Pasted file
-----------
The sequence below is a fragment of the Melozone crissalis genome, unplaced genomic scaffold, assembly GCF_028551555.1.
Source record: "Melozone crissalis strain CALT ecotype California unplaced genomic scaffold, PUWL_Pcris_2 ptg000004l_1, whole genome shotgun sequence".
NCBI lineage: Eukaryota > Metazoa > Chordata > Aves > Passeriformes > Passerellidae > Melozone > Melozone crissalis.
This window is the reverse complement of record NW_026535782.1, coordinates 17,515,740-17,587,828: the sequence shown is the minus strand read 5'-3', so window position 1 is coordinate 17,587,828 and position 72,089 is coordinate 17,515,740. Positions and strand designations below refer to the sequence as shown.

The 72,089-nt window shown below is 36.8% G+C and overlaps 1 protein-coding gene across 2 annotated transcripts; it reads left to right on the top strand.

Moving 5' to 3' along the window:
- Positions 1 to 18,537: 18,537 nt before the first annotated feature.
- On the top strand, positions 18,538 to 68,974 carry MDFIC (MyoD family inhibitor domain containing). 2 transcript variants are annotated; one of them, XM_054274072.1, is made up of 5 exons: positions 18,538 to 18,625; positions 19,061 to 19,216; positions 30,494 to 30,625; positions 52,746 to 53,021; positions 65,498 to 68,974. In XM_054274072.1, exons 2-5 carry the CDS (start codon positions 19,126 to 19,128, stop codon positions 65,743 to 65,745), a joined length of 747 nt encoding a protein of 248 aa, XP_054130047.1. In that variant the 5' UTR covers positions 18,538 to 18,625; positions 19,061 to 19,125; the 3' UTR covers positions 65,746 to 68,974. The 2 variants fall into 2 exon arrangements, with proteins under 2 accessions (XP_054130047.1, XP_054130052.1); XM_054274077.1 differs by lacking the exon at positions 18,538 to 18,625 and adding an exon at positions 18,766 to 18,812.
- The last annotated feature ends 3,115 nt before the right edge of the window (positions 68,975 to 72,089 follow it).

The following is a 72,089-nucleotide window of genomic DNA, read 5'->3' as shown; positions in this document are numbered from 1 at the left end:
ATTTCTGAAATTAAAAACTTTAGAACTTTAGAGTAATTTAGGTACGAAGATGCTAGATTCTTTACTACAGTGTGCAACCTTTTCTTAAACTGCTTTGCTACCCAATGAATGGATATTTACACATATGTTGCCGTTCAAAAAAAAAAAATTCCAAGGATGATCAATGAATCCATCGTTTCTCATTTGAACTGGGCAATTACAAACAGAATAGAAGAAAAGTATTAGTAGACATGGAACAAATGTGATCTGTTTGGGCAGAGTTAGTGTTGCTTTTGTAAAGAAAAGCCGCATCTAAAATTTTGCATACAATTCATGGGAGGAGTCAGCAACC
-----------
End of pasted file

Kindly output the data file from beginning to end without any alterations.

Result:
The sequence below is a fragment of the Melozone crissalis genome, unplaced genomic scaffold, assembly GCF_028551555.1.
Source record: "Melozone crissalis strain CALT ecotype California unplaced genomic scaffold, PUWL_Pcris_2 ptg000004l_1, whole genome shotgun sequence".
NCBI lineage: Eukaryota > Metazoa > Chordata > Aves > Passeriformes > Passerellidae > Melozone > Melozone crissalis.
This window is the reverse complement of record NW_026535782.1, coordinates 17,515,740-17,587,828: the sequence shown is the minus strand read 5'-3', so window position 1 is coordinate 17,587,828 and position 72,089 is coordinate 17,515,740. Positions and strand designations below refer to the sequence as shown.

The 72,089-nt window shown below is 36.8% G+C and overlaps 1 protein-coding gene across 2 annotated transcripts; it reads left to right on the top strand.

Moving 5' to 3' along the window:
- Positions 1 to 18,537: 18,537 nt before the first annotated feature.
- On the top strand, positions 18,538 to 68,974 carry MDFIC (MyoD family inhibitor domain containing). 2 transcript variants are annotated; one of them, XM_054274072.1, is made up of 5 exons: positions 18,538 to 18,625; positions 19,061 to 19,216; positions 30,494 to 30,625; positions 52,746 to 53,021; positions 65,498 to 68,974. In XM_054274072.1, exons 2-5 carry the CDS (start codon positions 19,126 to 19,128, stop codon positions 65,743 to 65,745), a joined length of 747 nt encoding a protein of 248 aa, XP_054130047.1. In that variant the 5' UTR covers positions 18,538 to 18,625; positions 19,061 to 19,125; the 3' UTR covers positions 65,746 to 68,974. The 2 variants fall into 2 exon arrangements, with proteins under 2 accessions (XP_054130047.1, XP_054130052.1); XM_054274077.1 differs by lacking the exon at positions 18,538 to 18,625 and adding an exon at positions 18,766 to 18,812.
- The last annotated feature ends 3,115 nt before the right edge of the window (positions 68,975 to 72,089 follow it).

The following is a 72,089-nucleotide window of genomic DNA, read 5'->3' as shown; positions in this document are numbered from 1 at the left end:
ATTTCTGAAATTAAAAACTTTAGAACTTTAGAGTAATTTAGGTACGAAGATGCTAGATTCTTTACTACAGTGTGCAACCTTTTCTTAAACTGCTTTGCTACCCAATGAATGGATATTTACACATATGTTGCCGTTCAAAAAAAAAAAATTCCAAGGATGATCAATGAATCCATCGTTTCTCATTTGAACTGGGCAATTACAAACAGAATAGAAGAAAAGTATTAGTAGACATGGAACAAATGTGATCTGTTTGGGCAGAGTTAGTGTTGCTTTTGTAAAGAAAAGCCGCATCTAAAATTTTGCATACAATTCATGGGAGGAGTCAGCAACC